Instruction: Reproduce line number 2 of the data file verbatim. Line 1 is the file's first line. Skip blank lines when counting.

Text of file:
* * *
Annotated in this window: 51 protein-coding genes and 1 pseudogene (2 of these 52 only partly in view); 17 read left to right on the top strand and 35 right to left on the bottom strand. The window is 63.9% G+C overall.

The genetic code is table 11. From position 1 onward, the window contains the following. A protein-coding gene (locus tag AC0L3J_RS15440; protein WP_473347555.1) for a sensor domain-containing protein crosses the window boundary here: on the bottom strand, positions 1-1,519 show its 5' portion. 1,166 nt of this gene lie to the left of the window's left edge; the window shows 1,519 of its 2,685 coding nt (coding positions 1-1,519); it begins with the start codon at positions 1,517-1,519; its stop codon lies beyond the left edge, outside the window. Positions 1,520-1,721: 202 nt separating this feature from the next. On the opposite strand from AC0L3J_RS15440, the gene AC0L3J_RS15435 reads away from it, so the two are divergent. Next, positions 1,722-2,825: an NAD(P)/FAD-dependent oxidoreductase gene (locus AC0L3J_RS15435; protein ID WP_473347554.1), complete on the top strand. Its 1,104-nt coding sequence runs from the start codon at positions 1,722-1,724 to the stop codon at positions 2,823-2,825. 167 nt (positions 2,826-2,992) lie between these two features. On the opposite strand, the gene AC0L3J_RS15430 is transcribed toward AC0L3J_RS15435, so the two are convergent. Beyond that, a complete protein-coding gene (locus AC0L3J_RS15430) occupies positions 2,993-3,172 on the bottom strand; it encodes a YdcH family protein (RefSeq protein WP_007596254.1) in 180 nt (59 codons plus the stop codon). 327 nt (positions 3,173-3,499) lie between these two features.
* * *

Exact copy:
The genetic code is table 11. From position 1 onward, the window contains the following. A protein-coding gene (locus tag AC0L3J_RS15440; protein WP_473347555.1) for a sensor domain-containing protein crosses the window boundary here: on the bottom strand, positions 1-1,519 show its 5' portion. 1,166 nt of this gene lie to the left of the window's left edge; the window shows 1,519 of its 2,685 coding nt (coding positions 1-1,519); it begins with the start codon at positions 1,517-1,519; its stop codon lies beyond the left edge, outside the window. Positions 1,520-1,721: 202 nt separating this feature from the next. On the opposite strand from AC0L3J_RS15440, the gene AC0L3J_RS15435 reads away from it, so the two are divergent. Next, positions 1,722-2,825: an NAD(P)/FAD-dependent oxidoreductase gene (locus AC0L3J_RS15435; protein ID WP_473347554.1), complete on the top strand. Its 1,104-nt coding sequence runs from the start codon at positions 1,722-1,724 to the stop codon at positions 2,823-2,825. 167 nt (positions 2,826-2,992) lie between these two features. On the opposite strand, the gene AC0L3J_RS15430 is transcribed toward AC0L3J_RS15435, so the two are convergent. Beyond that, a complete protein-coding gene (locus AC0L3J_RS15430) occupies positions 2,993-3,172 on the bottom strand; it encodes a YdcH family protein (RefSeq protein WP_007596254.1) in 180 nt (59 codons plus the stop codon). 327 nt (positions 3,173-3,499) lie between these two features.